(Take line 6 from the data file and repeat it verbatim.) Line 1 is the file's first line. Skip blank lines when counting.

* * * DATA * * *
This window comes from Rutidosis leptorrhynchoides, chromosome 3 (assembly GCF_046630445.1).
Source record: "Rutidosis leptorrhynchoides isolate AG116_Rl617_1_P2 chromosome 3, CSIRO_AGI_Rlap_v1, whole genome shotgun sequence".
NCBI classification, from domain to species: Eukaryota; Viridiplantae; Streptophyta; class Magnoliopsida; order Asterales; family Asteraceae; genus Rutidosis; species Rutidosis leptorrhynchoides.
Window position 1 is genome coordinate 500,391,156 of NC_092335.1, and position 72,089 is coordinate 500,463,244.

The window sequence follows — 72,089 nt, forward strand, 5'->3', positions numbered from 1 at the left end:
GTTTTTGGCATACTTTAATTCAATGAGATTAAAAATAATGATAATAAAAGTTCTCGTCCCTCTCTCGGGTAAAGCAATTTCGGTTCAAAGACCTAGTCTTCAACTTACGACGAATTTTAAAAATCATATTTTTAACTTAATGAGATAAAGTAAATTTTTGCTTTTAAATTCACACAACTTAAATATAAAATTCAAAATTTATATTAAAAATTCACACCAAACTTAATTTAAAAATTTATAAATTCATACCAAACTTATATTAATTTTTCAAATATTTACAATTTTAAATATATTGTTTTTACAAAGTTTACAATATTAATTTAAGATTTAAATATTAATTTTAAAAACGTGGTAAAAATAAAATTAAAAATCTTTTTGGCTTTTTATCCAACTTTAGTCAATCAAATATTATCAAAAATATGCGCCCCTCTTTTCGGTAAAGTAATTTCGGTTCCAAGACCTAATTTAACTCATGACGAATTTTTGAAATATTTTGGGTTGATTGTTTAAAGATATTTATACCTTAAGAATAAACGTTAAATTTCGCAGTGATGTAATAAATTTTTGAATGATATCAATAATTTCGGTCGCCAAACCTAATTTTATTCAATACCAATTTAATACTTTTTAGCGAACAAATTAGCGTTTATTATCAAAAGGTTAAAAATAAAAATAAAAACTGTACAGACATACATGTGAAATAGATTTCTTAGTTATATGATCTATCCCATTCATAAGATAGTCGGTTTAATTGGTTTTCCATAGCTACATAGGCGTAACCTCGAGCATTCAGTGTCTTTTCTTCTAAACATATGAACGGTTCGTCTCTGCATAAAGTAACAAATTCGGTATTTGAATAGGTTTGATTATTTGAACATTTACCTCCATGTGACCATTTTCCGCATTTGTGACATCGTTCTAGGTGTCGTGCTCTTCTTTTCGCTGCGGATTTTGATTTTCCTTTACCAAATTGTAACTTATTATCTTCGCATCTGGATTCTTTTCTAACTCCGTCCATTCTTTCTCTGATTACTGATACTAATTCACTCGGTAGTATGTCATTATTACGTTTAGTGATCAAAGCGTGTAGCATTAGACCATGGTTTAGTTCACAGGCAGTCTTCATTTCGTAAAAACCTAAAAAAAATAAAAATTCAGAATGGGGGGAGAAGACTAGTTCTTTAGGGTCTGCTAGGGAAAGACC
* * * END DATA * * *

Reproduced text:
GTTTTTGGCATACTTTAATTCAATGAGATTAAAAATAATGATAATAAAAGTTCTCGTCCCTCTCTCGGGTAAAGCAATTTCGGTTCAAAGACCTAGTCTTCAACTTACGACGAATTTTAAAAATCATATTTTTAACTTAATGAGATAAAGTAAATTTTTGCTTTTAAATTCACACAACTTAAATATAAAATTCAAAATTTATATTAAAAATTCACACCAAACTTAATTTAAAAATTTATAAATTCATACCAAACTTATATTAATTTTTCAAATATTTACAATTTTAAATATATTGTTTTTACAAAGTTTACAATATTAATTTAAGATTTAAATATTAATTTTAAAAACGTGGTAAAAATAAAATTAAAAATCTTTTTGGCTTTTTATCCAACTTTAGTCAATCAAATATTATCAAAAATATGCGCCCCTCTTTTCGGTAAAGTAATTTCGGTTCCAAGACCTAATTTAACTCATGACGAATTTTTGAAATATTTTGGGTTGATTGTTTAAAGATATTTATACCTTAAGAATAAACGTTAAATTTCGCAGTGATGTAATAAATTTTTGAATGATATCAATAATTTCGGTCGCCAAACCTAATTTTATTCAATACCAATTTAATACTTTTTAGCGAACAAATTAGCGTTTATTATCAAAAGGTTAAAAATAAAAATAAAAACTGTACAGACATACATGTGAAATAGATTTCTTAGTTATATGATCTATCCCATTCATAAGATAGTCGGTTTAATTGGTTTTCCATAGCTACATAGGCGTAACCTCGAGCATTCAGTGTCTTTTCTTCTAAACATATGAACGGTTCGTCTCTGCATAAAGTAACAAATTCGGTATTTGAATAGGTTTGATTATTTGAACATTTACCTCCATGTGACCATTTTCCGCATTTGTGACATCGTTCTAGGTGTCGTGCTCTTCTTTTCGCTGCGGATTTTGATTTTCCTTTACCAAATTGTAACTTATTATCTTCGCATCTGGATTCTTTTCTAACTCCGTCCATTCTTTCTCTGATTACTGATACTAATTCACTCGGTAGTATGTCATTATTACGTTTAGTGATCAAAGCGTGTAGCATTAGACCATGGTTTAGTTCACAGGCAGTCTTCATTTCGTAAAAACCTAAAAAAAATAAAAATTCAGAATGGGGGGAGAAGACTAGTTCTTTAGGGTCTGCTAGGGAAAGACC